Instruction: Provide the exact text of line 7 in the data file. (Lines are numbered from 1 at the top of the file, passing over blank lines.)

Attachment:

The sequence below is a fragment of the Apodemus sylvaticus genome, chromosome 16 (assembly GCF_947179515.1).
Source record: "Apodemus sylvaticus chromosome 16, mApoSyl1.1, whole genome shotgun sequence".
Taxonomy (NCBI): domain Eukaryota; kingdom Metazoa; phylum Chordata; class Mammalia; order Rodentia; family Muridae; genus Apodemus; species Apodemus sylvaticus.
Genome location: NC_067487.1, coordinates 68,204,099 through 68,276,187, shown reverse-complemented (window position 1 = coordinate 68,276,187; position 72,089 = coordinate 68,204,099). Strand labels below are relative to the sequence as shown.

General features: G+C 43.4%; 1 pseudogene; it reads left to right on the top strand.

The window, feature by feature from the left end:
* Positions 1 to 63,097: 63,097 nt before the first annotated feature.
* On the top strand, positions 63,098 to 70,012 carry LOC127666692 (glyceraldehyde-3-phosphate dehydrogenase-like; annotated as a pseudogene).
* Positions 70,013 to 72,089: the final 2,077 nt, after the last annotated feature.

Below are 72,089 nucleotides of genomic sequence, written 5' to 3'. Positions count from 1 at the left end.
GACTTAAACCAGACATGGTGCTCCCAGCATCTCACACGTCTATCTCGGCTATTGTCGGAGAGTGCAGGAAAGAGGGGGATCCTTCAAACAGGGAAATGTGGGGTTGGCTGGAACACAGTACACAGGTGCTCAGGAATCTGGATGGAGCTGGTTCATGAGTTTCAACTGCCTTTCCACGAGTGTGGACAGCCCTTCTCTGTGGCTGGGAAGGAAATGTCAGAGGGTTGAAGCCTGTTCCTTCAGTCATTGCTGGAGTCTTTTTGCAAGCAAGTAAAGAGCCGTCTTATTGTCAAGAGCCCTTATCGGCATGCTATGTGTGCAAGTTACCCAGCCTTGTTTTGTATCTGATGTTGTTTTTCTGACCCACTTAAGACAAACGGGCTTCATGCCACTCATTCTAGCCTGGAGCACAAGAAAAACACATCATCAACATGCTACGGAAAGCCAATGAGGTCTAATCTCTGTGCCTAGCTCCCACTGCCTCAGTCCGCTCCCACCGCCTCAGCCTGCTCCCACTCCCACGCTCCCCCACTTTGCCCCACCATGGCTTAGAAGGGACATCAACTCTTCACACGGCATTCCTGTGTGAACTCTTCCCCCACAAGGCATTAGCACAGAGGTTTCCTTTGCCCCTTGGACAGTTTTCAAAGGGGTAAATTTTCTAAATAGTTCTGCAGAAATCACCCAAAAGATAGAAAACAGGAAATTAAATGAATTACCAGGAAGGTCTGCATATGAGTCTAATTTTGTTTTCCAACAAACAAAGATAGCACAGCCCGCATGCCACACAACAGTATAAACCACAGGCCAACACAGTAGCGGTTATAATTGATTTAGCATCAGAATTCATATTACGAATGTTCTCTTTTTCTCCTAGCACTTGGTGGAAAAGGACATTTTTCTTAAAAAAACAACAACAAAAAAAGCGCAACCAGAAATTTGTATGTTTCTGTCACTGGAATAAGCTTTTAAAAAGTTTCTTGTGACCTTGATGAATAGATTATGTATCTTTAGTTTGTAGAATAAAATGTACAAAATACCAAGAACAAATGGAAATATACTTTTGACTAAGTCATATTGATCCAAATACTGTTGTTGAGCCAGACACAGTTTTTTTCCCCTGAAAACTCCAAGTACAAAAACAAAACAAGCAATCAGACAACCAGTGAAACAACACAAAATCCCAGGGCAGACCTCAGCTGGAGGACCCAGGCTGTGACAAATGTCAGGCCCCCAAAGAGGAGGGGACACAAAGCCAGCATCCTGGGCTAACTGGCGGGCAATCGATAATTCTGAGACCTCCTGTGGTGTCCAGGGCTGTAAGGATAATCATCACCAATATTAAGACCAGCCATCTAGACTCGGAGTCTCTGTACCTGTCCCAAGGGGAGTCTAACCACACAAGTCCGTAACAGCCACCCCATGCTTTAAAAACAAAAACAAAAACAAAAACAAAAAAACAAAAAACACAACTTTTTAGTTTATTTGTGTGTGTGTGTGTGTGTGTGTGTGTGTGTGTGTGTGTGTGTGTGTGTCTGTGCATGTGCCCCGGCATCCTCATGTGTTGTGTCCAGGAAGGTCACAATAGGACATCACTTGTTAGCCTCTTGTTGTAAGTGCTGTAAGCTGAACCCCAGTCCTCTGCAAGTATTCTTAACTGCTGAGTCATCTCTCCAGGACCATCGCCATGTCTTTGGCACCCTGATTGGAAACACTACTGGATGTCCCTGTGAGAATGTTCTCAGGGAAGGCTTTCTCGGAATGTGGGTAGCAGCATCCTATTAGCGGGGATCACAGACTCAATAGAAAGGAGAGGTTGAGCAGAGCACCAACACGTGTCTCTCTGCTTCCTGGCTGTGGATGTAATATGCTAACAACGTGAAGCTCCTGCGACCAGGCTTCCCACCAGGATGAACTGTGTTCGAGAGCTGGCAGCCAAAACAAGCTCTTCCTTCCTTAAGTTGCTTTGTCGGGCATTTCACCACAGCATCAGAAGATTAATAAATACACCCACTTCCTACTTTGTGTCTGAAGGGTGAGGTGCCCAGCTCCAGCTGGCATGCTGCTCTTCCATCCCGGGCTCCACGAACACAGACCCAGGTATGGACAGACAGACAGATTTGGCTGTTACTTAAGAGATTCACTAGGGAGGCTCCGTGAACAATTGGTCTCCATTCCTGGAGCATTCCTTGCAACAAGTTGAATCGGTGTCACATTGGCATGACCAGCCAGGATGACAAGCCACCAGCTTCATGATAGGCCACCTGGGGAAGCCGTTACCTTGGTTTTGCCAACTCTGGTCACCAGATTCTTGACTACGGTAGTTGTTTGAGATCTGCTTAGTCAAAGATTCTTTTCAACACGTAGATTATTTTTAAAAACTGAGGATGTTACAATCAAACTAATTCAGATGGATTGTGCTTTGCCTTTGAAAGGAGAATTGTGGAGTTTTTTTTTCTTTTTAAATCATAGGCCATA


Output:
* Positions 1 to 63,097: 63,097 nt before the first annotated feature.